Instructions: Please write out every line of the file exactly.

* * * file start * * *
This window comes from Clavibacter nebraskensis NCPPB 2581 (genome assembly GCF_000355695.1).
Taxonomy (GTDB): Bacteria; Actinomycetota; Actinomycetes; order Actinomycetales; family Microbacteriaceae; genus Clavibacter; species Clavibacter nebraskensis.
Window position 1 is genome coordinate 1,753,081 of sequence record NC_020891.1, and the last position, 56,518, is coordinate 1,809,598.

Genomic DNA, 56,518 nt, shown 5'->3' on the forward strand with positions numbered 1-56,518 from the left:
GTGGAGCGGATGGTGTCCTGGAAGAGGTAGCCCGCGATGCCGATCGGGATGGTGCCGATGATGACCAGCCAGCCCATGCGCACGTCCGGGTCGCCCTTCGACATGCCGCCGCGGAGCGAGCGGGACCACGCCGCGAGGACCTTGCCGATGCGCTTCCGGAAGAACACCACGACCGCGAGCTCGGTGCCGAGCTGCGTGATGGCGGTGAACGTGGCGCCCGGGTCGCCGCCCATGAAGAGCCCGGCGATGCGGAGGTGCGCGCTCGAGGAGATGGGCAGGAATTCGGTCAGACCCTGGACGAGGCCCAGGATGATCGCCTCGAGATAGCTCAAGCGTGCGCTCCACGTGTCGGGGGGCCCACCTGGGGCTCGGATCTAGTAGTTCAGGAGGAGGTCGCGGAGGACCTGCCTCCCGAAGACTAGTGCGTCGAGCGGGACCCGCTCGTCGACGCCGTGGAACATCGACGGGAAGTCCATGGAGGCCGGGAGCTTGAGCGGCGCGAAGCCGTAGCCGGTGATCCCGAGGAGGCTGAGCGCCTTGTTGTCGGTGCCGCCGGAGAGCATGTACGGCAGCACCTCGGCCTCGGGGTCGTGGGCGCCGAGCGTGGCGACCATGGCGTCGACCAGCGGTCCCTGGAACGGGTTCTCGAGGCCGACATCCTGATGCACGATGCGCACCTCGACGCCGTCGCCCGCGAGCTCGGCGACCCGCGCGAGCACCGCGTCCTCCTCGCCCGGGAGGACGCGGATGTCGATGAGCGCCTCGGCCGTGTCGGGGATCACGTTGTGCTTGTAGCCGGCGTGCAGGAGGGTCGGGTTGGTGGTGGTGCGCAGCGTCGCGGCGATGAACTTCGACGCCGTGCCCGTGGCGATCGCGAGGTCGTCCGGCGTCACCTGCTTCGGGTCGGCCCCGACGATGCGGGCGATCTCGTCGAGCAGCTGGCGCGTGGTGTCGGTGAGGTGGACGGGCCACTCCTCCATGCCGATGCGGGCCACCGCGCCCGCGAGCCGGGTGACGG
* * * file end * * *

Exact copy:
This window comes from Clavibacter nebraskensis NCPPB 2581 (genome assembly GCF_000355695.1).
Taxonomy (GTDB): Bacteria; Actinomycetota; Actinomycetes; order Actinomycetales; family Microbacteriaceae; genus Clavibacter; species Clavibacter nebraskensis.
Window position 1 is genome coordinate 1,753,081 of sequence record NC_020891.1, and the last position, 56,518, is coordinate 1,809,598.

Genomic DNA, 56,518 nt, shown 5'->3' on the forward strand with positions numbered 1-56,518 from the left:
GTGGAGCGGATGGTGTCCTGGAAGAGGTAGCCCGCGATGCCGATCGGGATGGTGCCGATGATGACCAGCCAGCCCATGCGCACGTCCGGGTCGCCCTTCGACATGCCGCCGCGGAGCGAGCGGGACCACGCCGCGAGGACCTTGCCGATGCGCTTCCGGAAGAACACCACGACCGCGAGCTCGGTGCCGAGCTGCGTGATGGCGGTGAACGTGGCGCCCGGGTCGCCGCCCATGAAGAGCCCGGCGATGCGGAGGTGCGCGCTCGAGGAGATGGGCAGGAATTCGGTCAGACCCTGGACGAGGCCCAGGATGATCGCCTCGAGATAGCTCAAGCGTGCGCTCCACGTGTCGGGGGGCCCACCTGGGGCTCGGATCTAGTAGTTCAGGAGGAGGTCGCGGAGGACCTGCCTCCCGAAGACTAGTGCGTCGAGCGGGACCCGCTCGTCGACGCCGTGGAACATCGACGGGAAGTCCATGGAGGCCGGGAGCTTGAGCGGCGCGAAGCCGTAGCCGGTGATCCCGAGGAGGCTGAGCGCCTTGTTGTCGGTGCCGCCGGAGAGCATGTACGGCAGCACCTCGGCCTCGGGGTCGTGGGCGCCGAGCGTGGCGACCATGGCGTCGACCAGCGGTCCCTGGAACGGGTTCTCGAGGCCGACATCCTGATGCACGATGCGCACCTCGACGCCGTCGCCCGCGAGCTCGGCGACCCGCGCGAGCACCGCGTCCTCCTCGCCCGGGAGGACGCGGATGTCGATGAGCGCCTCGGCCGTGTCGGGGATCACGTTGTGCTTGTAGCCGGCGTGCAGGAGGGTCGGGTTGGTGGTGGTGCGCAGCGTCGCGGCGATGAACTTCGACGCCGTGCCCGTGGCGATCGCGAGGTCGTCCGGCGTCACCTGCTTCGGGTCGGCCCCGACGATGCGGGCGATCTCGTCGAGCAGCTGGCGCGTGGTGTCGGTGAGGTGGACGGGCCACTCCTCCATGCCGATGCGGGCCACCGCGCCCGCGAGCCGGGTGACGG